- The golden rule for any long-term investor: Know how to wait!
- February’s significant decline in the overall stock market also impacted CEFs.
- The recent sell-off reduced premiums and spread discounts for the CEFs I identified for my new Cupolone Income Portfolio. The time has come to take action.
- My declared goal is a 9% income. I’m not so far from that today by having made the right purchases at the right moments.
Time, Discipline, and Patience
“The stock market is a no-called-strike game. You don’t have to swing at everything—you can wait for your pitch.” (Warren Buffett)
At the end of my January article, “My 10% Cupolone Income Portfolio—A New Year’s Resolution for 2020,” I wrote that given the current economic climate, the overall yield of my proposed Cupolone Income Portfolio would likely be far below the 10% income I experienced when I built my initial high-yielding portfolio (“Building A 10% Income Portfolio”).
The CEFs I identified are:
- BlackRock Health Sciences Trust (BME)
- Eaton Vance Tax-Adv. Global Dividend Opps (ETO)
- Eaton Vance Tax-Adv. Dividend Income (EVT)
- John Hancock Tax-Adv. Dividend Income (HTD)
- Pimco Corporate & Income Strategy (PCN)
- John Hancock Premium Dividend (PDT)
- Pimco Income Opportunity (PKO)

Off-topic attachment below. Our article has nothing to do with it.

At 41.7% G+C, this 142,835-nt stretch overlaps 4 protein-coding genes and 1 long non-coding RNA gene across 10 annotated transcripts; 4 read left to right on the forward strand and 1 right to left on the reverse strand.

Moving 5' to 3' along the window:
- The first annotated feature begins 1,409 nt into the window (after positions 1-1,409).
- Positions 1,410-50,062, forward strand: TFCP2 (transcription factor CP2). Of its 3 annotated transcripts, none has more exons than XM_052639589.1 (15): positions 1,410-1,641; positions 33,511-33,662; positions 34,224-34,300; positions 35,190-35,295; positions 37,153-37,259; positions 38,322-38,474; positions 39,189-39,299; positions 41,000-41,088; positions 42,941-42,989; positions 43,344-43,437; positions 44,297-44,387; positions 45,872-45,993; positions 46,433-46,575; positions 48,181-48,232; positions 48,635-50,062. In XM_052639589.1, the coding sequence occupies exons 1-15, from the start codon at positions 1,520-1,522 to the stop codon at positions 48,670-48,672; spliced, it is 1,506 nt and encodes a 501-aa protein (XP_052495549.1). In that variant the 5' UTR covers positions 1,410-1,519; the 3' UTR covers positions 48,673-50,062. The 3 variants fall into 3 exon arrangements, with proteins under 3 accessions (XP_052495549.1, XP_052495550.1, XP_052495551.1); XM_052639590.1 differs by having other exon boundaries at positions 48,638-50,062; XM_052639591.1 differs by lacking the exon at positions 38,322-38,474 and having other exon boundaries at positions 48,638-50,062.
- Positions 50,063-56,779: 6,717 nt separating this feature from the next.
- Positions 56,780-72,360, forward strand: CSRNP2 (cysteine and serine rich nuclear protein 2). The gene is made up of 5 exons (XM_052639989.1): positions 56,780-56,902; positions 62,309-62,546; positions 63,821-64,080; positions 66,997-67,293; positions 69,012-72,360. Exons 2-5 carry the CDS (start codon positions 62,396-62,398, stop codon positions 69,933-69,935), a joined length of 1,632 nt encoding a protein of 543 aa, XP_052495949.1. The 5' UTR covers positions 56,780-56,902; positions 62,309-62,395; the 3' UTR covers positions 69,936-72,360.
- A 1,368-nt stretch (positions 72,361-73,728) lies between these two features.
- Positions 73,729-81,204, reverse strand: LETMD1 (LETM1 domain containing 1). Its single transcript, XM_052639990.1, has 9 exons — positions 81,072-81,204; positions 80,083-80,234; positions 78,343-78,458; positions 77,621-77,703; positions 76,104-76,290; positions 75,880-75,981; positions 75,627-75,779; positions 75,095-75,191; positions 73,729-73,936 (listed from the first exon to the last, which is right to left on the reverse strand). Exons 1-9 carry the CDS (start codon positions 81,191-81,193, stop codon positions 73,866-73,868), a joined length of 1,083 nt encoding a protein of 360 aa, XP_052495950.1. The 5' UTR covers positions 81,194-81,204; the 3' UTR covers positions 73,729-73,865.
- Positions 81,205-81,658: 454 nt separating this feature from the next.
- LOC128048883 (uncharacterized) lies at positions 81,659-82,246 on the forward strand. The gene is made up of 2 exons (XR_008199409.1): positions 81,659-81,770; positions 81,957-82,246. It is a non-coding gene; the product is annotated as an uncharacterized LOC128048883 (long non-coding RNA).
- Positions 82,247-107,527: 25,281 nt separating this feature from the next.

- Cohen & Steers REIT & Preferred Income (RNP)
- Cohen & Steers Quality Income Realty (RQI)
- Cohen & Steers Infrastructure (UTF)
- Reaves Utility Income Trust (UTG)
The CEFs already in my portfolio were:
- DoubleLine Income Solutions (DSL)
- Guggenheim Credit Allocation (GGM)
- NexPoint Strategic Opportunities (NHF)
- Pimco Dynamic Income (PDI)
- Pimco Corporate & Income Opportunities (PTY)
My goal (and challenge) today is to build a new portfolio that yields at least 9% income. So, the potential of a lower yield was a good reason to wait for better times before investing.
That time has come.
The Biggest Weekly Plunge Since 2008
With the S&P 500 down for many days straight in the last two weeks of February, the CEF market followed the flow. Of course, nobody knows what the long-term impact of the coronavirus will be for the world economies, but so far it has created an earthquake in the financial markets. Can that impact be reabsorbed soon or not? Who knows?
Personally, I have long believed that the long bull run for the stock market could soon be reaching an end. Based on this belief, I cleared my position in ECC and GOF, and reduced my position in NHF last summer. In the autumn I sold the two ETNs I owned, CEFL and SMHD. Some days after publishing my February article I also decided to close my position in NHF (with a loss) and DSL, and make a substantial reduction to my positions in PDI and PTY (taking advantage of the fact that I was up with DSL, PDI and PTY).